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Uptown Entertainment District Would Get Boost Under North Broadway Plan

By  Benjamin Woodard and Adeshina Emmanuel | March 7, 2014 9:55am 

  City officials and area alderman revealed street designs and development possibilities Thursday.
North Broadway Plan
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EDGEWATER — City planners revealed street designs and development possibilities Thursday for Uptown's entertainment district and other stretches of North Broadway, asking residents to weigh in on the plans that could transform the busy corridor.

But Ald. Harry Osterman (48th) tempered expectations for a plan that's in its early stages and lacks firm financial footing.

"If there's something you don't like, don't panic," Osterman said to a packed room of North Side residents Thursday at the Edgewater Library. "If there's something you love ... don't get too overjoyed."

Benet Haller, the city's director of planning and development, and his team of city planners unveiled recommendations that would build on and spur more development along Broadway in Uptown and Edgewater.

Haller said the city would accept comments about the "conceptual" plan for the next month.

The plan included several proposed multistory buildings along Broadway and by the Uptown entertainment district at Lawrence Avenuw and Broadway, near the Riviera Theatre, Aragon Ballroom and vacant Uptown Theatre. Streetscaping initiatives focused on four major Broadway intersections — at Lawrence, Bryn Mawr, Thorndale and Devon avenues.

Plans show curb bump-outs, pedestrian refuges, bike lanes and landscaping.

"We want to make Broadway a more walkable street," Osterman said.

At Lawrence, near the heart of the Uptown entertainment district that officials are attempting to revive, the planners posed the idea of using the parking lot across from the Aragon Ballroom to build a "mixed-use development" and three-story parking garage. 

They said the lot was useful during concert nights but otherwise an underutilized "eyesore."

North of Lawrence to Ainsle Avenue on the east side of Broadway, the planners proposed park space, a three- to five-story parking structure, a boutique hotel and other mixed-use development.

The planners also suggested residential development at the former Aon Building parking structure and further use of the parking for entertainment events.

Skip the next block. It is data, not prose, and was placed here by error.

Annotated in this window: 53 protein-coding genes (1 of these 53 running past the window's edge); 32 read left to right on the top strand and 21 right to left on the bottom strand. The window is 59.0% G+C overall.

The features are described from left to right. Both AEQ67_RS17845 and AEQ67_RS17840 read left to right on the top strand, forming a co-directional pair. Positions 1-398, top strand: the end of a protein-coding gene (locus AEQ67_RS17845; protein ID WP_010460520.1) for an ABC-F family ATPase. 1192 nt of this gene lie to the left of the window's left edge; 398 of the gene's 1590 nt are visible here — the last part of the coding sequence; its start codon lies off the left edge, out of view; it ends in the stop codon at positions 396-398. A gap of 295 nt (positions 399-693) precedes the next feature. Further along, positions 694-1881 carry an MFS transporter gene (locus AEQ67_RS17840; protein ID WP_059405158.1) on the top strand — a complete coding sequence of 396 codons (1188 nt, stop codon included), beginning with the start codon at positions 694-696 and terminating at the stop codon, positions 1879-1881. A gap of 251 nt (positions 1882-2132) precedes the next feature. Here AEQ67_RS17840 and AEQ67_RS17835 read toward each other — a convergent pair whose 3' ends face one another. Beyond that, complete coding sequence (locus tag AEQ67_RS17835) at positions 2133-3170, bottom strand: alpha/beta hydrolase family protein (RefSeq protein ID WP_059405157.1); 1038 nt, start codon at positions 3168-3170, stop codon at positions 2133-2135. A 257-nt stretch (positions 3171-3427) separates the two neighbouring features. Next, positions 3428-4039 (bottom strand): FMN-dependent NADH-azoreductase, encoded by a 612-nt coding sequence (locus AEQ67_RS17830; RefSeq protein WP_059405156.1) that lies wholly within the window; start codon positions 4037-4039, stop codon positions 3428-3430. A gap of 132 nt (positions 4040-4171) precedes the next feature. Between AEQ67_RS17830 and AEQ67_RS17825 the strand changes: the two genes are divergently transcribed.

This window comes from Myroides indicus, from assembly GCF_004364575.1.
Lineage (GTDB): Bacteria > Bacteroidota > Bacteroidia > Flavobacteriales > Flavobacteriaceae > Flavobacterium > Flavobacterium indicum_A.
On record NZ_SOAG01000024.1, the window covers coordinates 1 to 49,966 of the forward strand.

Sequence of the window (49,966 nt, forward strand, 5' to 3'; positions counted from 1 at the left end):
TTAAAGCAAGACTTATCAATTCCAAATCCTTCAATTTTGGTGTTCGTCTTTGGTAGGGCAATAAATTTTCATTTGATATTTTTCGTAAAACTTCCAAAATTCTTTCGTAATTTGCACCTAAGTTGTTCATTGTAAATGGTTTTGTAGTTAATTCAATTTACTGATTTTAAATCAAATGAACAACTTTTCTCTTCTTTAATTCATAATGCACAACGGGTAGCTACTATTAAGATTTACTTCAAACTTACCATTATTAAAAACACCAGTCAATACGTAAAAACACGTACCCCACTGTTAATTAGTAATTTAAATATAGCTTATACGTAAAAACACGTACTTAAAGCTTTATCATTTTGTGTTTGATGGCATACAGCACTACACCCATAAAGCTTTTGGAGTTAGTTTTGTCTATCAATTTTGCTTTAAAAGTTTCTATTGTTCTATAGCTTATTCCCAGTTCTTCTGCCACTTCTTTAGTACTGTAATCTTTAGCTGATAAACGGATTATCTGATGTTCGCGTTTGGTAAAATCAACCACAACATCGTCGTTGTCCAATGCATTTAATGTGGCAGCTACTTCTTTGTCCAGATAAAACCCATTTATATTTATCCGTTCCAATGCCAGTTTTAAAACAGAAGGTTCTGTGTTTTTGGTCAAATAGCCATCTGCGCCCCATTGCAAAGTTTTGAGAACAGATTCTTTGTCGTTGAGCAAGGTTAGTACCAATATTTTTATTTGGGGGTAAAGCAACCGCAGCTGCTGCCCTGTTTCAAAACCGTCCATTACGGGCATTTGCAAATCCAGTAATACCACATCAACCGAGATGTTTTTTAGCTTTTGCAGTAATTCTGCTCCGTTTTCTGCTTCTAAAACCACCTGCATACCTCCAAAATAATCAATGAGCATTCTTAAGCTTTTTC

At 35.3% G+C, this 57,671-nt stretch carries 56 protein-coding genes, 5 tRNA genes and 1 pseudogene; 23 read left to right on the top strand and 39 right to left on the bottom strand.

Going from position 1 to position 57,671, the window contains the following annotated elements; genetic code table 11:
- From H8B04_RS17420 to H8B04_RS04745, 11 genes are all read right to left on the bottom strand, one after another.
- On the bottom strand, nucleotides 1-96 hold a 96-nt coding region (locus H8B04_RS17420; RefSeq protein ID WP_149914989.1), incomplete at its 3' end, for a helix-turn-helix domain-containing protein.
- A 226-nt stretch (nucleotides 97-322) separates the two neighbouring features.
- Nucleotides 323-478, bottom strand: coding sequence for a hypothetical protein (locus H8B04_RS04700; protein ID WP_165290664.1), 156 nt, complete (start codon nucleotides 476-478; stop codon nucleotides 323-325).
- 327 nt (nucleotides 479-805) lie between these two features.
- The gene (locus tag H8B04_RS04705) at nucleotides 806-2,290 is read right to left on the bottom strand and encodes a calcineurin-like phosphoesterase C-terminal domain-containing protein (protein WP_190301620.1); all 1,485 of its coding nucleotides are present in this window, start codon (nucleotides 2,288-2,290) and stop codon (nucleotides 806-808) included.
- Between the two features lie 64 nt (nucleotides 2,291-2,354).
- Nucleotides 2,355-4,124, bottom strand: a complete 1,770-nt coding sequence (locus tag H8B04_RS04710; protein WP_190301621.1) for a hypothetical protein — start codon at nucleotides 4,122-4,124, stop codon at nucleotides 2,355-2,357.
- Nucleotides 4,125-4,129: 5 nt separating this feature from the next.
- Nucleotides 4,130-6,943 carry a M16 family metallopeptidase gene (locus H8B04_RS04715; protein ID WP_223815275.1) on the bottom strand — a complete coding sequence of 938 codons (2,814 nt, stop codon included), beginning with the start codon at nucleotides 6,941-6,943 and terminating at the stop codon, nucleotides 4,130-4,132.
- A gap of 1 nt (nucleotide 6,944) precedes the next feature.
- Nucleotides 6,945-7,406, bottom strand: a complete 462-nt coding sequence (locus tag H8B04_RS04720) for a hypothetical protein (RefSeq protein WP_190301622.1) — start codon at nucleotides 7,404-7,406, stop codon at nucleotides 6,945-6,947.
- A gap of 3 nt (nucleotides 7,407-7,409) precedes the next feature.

At Bryn Mawr, planners suggested bike lanes be installed, not on the street, but within sidewalks. They also suggested more park space and curb bump-outs for pedestrians.

Osterman said the changes would complement a "mega-CTA station" rebuild planned for the Bryn Mawr "L" station.

Curb extensions, protected bike lanes and a streetscape were suggested at Thorndale Avenue.

At Devon Avenue, planners suggested a long-term plan of developing a five-story building with residential units and first-floor retail at the southwest corner of the intersection, where a drive-thru Starbucks was recently built.

On the east side of Broadway at West Sheridan Road, planners suggested a six-story signature building that would act as the "gateway" into Edgewater from the north. 

The intersection could also be redrawn to be more pedestrian-friendly — $3.1 million in Tax Increment Financing funds already have been set aside for that project.

With such a grandiose plan, however, residents were skeptical about how a cash-strapped city could make it happen.

"I'm most concerned about where the rubber hits the road — how this stuff gets translated," said John Holden, of Edgewater. "I'd love to see the continuation of the growth of Broadway. There's been a lot of fantastic stuff happening up here."

Resident Peter Donalek, 75, said the the planners had "a pretty straightforward approach to a project like this."

He did, however, take issue that nowhere in the plans was there mention of connecting North Broadway with the lakefront.

"There's so much traffic in the summer going to the lake," he said.

Uptown Bikes owner Maria Barnes welcomed plans to add more bike lanes to neighborhood streets.

"I think most people can agree that a good plan would be to increase safety for pedestrians, bicycles and cars," she said.

Uptown resident Andrew Vesselinovitch, also an architect with Ross Barney Architects, said that reducing traffic "would help business, because cars are just speeding by and not stopping to shop."

He proposed getting rid of two lanes of traffic and establishing a bicycle facility in Uptown.

Yet Earl Weiss, owner of the Uptown Service Station, a car wash and gas station at 4900 North Broadway, said that reducing lanes of traffic for the bike lanes on portions of Broadway would hurt businesses.

"And then you have the Riviera and Aragon, which generate a lot of traffic, and this traffic has nowhere to go if they cut the traffic lanes in half," he said.

When it comes to the Uptown Theatre's proposed rebirth, Osterman said "it's been a slow process," but officials are "continuing to work to see it moves forward."

Meanwhile, focusing on smaller entertainment district goals could go a long way to bolster the district, he said.

"I think part of what the city needs to do is really work to focus on some smaller venues while we wait for the Uptown to be redeveloped, get some smaller venues going sooner, and try to grow business that way," Osterman said. "I think that has potential to get more energy going in the right direction."

City planners encouraged residents to use this online tool to leave feedback about plans for North Broadway.